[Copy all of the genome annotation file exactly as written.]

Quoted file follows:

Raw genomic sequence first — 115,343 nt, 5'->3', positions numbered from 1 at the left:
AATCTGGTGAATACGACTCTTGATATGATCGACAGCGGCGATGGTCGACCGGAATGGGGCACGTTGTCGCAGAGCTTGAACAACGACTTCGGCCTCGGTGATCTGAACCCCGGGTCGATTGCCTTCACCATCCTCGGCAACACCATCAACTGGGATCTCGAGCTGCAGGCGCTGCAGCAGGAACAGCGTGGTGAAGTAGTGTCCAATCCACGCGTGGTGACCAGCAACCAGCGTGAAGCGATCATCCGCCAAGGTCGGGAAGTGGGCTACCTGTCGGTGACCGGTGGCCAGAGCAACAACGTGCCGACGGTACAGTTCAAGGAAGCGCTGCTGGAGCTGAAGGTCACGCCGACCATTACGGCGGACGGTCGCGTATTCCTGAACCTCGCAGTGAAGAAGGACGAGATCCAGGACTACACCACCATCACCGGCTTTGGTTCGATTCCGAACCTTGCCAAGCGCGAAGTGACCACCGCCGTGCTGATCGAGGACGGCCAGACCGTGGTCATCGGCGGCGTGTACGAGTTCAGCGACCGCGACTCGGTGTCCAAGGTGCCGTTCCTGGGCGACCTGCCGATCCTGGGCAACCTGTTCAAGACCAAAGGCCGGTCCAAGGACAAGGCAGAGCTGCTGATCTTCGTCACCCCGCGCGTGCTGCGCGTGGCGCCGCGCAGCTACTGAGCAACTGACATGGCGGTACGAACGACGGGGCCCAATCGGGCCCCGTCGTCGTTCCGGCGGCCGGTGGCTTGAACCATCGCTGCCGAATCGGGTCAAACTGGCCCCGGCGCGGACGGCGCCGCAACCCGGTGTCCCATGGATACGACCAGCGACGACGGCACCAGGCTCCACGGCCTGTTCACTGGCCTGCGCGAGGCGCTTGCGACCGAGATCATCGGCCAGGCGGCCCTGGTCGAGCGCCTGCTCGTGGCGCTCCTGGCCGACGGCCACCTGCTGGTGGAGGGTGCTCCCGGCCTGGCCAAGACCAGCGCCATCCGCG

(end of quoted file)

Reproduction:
Raw genomic sequence first — 115,343 nt, 5'->3', positions numbered from 1 at the left:
AATCTGGTGAATACGACTCTTGATATGATCGACAGCGGCGATGGTCGACCGGAATGGGGCACGTTGTCGCAGAGCTTGAACAACGACTTCGGCCTCGGTGATCTGAACCCCGGGTCGATTGCCTTCACCATCCTCGGCAACACCATCAACTGGGATCTCGAGCTGCAGGCGCTGCAGCAGGAACAGCGTGGTGAAGTAGTGTCCAATCCACGCGTGGTGACCAGCAACCAGCGTGAAGCGATCATCCGCCAAGGTCGGGAAGTGGGCTACCTGTCGGTGACCGGTGGCCAGAGCAACAACGTGCCGACGGTACAGTTCAAGGAAGCGCTGCTGGAGCTGAAGGTCACGCCGACCATTACGGCGGACGGTCGCGTATTCCTGAACCTCGCAGTGAAGAAGGACGAGATCCAGGACTACACCACCATCACCGGCTTTGGTTCGATTCCGAACCTTGCCAAGCGCGAAGTGACCACCGCCGTGCTGATCGAGGACGGCCAGACCGTGGTCATCGGCGGCGTGTACGAGTTCAGCGACCGCGACTCGGTGTCCAAGGTGCCGTTCCTGGGCGACCTGCCGATCCTGGGCAACCTGTTCAAGACCAAAGGCCGGTCCAAGGACAAGGCAGAGCTGCTGATCTTCGTCACCCCGCGCGTGCTGCGCGTGGCGCCGCGCAGCTACTGAGCAACTGACATGGCGGTACGAACGACGGGGCCCAATCGGGCCCCGTCGTCGTTCCGGCGGCCGGTGGCTTGAACCATCGCTGCCGAATCGGGTCAAACTGGCCCCGGCGCGGACGGCGCCGCAACCCGGTGTCCCATGGATACGACCAGCGACGACGGCACCAGGCTCCACGGCCTGTTCACTGGCCTGCGCGAGGCGCTTGCGACCGAGATCATCGGCCAGGCGGCCCTGGTCGAGCGCCTGCTCGTGGCGCTCCTGGCCGACGGCCACCTGCTGGTGGAGGGTGCTCCCGGCCTGGCCAAGACCAGCGCCATCCGCG